Cite as "AILA InfoNet Doc. No. 99102158 (posted Oct. 21, 1999)"
Testimony of Jeanne A. Butterfield on How to Fix the Late Amnesty Problem
The House Judiciary Subcommittee on Immigration & Claims
Ranking Members and Minority Members
Thursday, October 21, 1999
Ms. Jackson-Lee and distinguished Members of the Subcommittee, I am honored
to be here today representing the American Immigration Lawyers Association (AILA).
AILA strongly supports H.R.2125, introduced by Representative Jackson-Lee. H.R.
2125 represents an important start at resolving the status of more than 350,000
long-term immigrant residents who have been in legal limbo for nearly 18 years
as the result of agency missteps, subsequent litigation, and the 1996 intervention
of Congress which unwisely, in our opinion, stripped the courts of jurisdiction
to finally settle this long-standing injustice.
By way of introduction, AILA is the national
voluntary bar association of immigration attorneys in the United States, with
over 6,000 attorney members. AILA is an affiliated organization of the American
Bar Association. AILA takes a comprehensive view of immigration law and policy.
AILA members provide representation in virtually all types of immigration cases:
individuals and families who have applicated for permanent resident status;
thousands of U.S. businesses that sponsor both temporary and permanent workers;
and foreign students, entertainers, athletes and asylum seekers, often on a
pro bono basis. AILA appreciates this opportunity to express its views on the
issue of so-called “late amnesty” seekers and Section 377 of the 1996 Illegal
Immigration Reform and Immigration Responsibility Act.
History of the Late Amnesty Cases
Congress in 1986 enacted a law that was intended to legalize the status of
some 3 million long-term resident immigrants who were living in the United States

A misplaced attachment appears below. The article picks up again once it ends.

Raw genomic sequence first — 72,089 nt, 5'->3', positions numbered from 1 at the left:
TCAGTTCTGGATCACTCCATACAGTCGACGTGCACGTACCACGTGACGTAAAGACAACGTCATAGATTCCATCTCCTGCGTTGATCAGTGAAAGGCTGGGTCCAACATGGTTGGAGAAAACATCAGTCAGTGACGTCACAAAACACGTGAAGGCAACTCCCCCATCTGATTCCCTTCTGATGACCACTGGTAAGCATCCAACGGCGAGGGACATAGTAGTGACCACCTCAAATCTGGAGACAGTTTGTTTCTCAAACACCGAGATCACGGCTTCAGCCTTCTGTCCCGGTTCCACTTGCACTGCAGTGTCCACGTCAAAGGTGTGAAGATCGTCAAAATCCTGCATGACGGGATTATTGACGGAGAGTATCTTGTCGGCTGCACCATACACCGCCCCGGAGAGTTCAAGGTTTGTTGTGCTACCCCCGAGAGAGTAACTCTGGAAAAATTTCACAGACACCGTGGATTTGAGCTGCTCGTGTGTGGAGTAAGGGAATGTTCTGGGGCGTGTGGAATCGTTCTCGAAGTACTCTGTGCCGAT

in undocumented status. The Immigration Reform and Control Act of 1986, IRCA,
was based on sound policy decisions that recognized that it was not in the national
interest to maintain in undocumented status a class of workers who had established
long-standing ties and roots in the U.S. Such persons, due to their lack of
status, were easily exploited by unscrupulous employers, and vulnerable to crime,
and health and education problems due to fears of coming forward and exposing
their undocumented status. A generous amnesty, coupled with new employer sanctions,
was believed to be necessary to level the playing field, prevent exploitation,
and bring a community out from underground shadows into the light of labor law
protections and immigration enforcement.
As service providers, community activists,
and lawyers well know, the implementation of such an amnesty law is challenging. Intended to benefit communities who by nature are fearful of government
authorities and who have spent their lives avoiding contact with government
agencies, the law must somehow reach out to these communities. Government agencies and service providers much provide accurate information
and encourage people to come forward on the promise of a benefit that is newly
available. The window of opportunity
is finite, and the need for confidence-building measures and encouragement is
It is clear, looking backwards, that the INS failed to meet the challenge in
significant ways. While many people did benefit from the 1986 amnesty, others
were the victim not of their own fears, but of mistaken and misleading information
released by the INS itself that discouraged and prevented legitimate applicants
from benefiting from the new law.
During the 12-month application period
(May 1987-May 1988), the INS adopted regulations which were flatly wrong. These regulations, later withdrawn, ruled that people who had briefly
traveled abroad between 1982 and 1988, or whose U.S. citizen children had lawfully
received public assistance, were “ineligible to apply for legalization”. Such people were not only discouraged from coming forward upon hearing
about the regulations, but those who tried to apply were physically turned away
at INS offices around the country.
Applicants Turn to Courts for Relief
As is often the case when a federal government agency errs, people turn to
the courts for justice. In this instance, service providers, community members
and lawyers worked together to ask the courts to order the INS to reverse its
unlawful regulations and to allow those who would have qualified for amnesty
to seek relief. The so-called “late amnesty” class numbered nearly 350,000—people
who filed applications after the formal application period ended in May 1988,
under protection of a court order.
The courts made no determination about which applications were worthy and which
were not. The courts merely ordered the INS to accept and evaluation the applications
on the merits. If there was fraud, as some allege, the INS would be fully equipped
and authorized to deny the application for amnesty or legalization. If the
applicant proved eligibility, they would finally be granted the legal status
they were entitled to under the 1986 law. They could come out from under the